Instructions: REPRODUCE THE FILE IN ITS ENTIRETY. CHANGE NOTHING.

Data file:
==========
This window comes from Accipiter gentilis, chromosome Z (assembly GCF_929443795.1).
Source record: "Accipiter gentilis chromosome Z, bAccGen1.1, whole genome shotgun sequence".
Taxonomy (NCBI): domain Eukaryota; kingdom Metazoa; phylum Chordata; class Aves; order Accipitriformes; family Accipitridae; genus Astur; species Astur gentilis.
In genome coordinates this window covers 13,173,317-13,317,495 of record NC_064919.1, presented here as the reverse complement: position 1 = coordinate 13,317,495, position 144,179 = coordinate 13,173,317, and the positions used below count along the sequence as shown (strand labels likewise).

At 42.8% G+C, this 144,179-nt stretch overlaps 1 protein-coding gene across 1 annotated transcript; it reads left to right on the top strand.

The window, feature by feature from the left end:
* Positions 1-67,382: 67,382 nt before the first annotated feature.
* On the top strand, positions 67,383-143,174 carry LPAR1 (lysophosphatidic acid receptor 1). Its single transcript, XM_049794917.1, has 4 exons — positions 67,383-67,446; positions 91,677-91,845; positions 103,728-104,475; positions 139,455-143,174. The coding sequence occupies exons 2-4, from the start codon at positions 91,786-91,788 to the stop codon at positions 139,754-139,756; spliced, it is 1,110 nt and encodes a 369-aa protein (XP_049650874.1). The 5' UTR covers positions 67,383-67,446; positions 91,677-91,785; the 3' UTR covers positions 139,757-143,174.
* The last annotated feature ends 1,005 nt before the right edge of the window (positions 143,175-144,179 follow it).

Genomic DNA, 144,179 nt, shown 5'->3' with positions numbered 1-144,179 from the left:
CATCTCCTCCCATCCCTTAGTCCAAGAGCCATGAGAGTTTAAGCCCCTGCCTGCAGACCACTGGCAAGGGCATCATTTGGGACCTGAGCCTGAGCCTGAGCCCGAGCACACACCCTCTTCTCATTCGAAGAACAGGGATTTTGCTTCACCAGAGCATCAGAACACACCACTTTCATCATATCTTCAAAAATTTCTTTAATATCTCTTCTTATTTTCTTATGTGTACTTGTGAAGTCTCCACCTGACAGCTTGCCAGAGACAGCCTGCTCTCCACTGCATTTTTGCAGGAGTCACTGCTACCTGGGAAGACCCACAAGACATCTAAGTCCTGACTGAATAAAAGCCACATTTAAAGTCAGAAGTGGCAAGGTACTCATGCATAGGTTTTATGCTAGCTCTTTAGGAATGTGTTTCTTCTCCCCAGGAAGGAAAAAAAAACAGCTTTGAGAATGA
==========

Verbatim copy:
This window comes from Accipiter gentilis, chromosome Z (assembly GCF_929443795.1).
Source record: "Accipiter gentilis chromosome Z, bAccGen1.1, whole genome shotgun sequence".
Taxonomy (NCBI): domain Eukaryota; kingdom Metazoa; phylum Chordata; class Aves; order Accipitriformes; family Accipitridae; genus Astur; species Astur gentilis.
In genome coordinates this window covers 13,173,317-13,317,495 of record NC_064919.1, presented here as the reverse complement: position 1 = coordinate 13,317,495, position 144,179 = coordinate 13,173,317, and the positions used below count along the sequence as shown (strand labels likewise).

At 42.8% G+C, this 144,179-nt stretch overlaps 1 protein-coding gene across 1 annotated transcript; it reads left to right on the top strand.

The window, feature by feature from the left end:
* Positions 1-67,382: 67,382 nt before the first annotated feature.
* On the top strand, positions 67,383-143,174 carry LPAR1 (lysophosphatidic acid receptor 1). Its single transcript, XM_049794917.1, has 4 exons — positions 67,383-67,446; positions 91,677-91,845; positions 103,728-104,475; positions 139,455-143,174. The coding sequence occupies exons 2-4, from the start codon at positions 91,786-91,788 to the stop codon at positions 139,754-139,756; spliced, it is 1,110 nt and encodes a 369-aa protein (XP_049650874.1). The 5' UTR covers positions 67,383-67,446; positions 91,677-91,785; the 3' UTR covers positions 139,757-143,174.
* The last annotated feature ends 1,005 nt before the right edge of the window (positions 143,175-144,179 follow it).

Genomic DNA, 144,179 nt, shown 5'->3' with positions numbered 1-144,179 from the left:
CATCTCCTCCCATCCCTTAGTCCAAGAGCCATGAGAGTTTAAGCCCCTGCCTGCAGACCACTGGCAAGGGCATCATTTGGGACCTGAGCCTGAGCCTGAGCCCGAGCACACACCCTCTTCTCATTCGAAGAACAGGGATTTTGCTTCACCAGAGCATCAGAACACACCACTTTCATCATATCTTCAAAAATTTCTTTAATATCTCTTCTTATTTTCTTATGTGTACTTGTGAAGTCTCCACCTGACAGCTTGCCAGAGACAGCCTGCTCTCCACTGCATTTTTGCAGGAGTCACTGCTACCTGGGAAGACCCACAAGACATCTAAGTCCTGACTGAATAAAAGCCACATTTAAAGTCAGAAGTGGCAAGGTACTCATGCATAGGTTTTATGCTAGCTCTTTAGGAATGTGTTTCTTCTCCCCAGGAAGGAAAAAAAAACAGCTTTGAGAATGA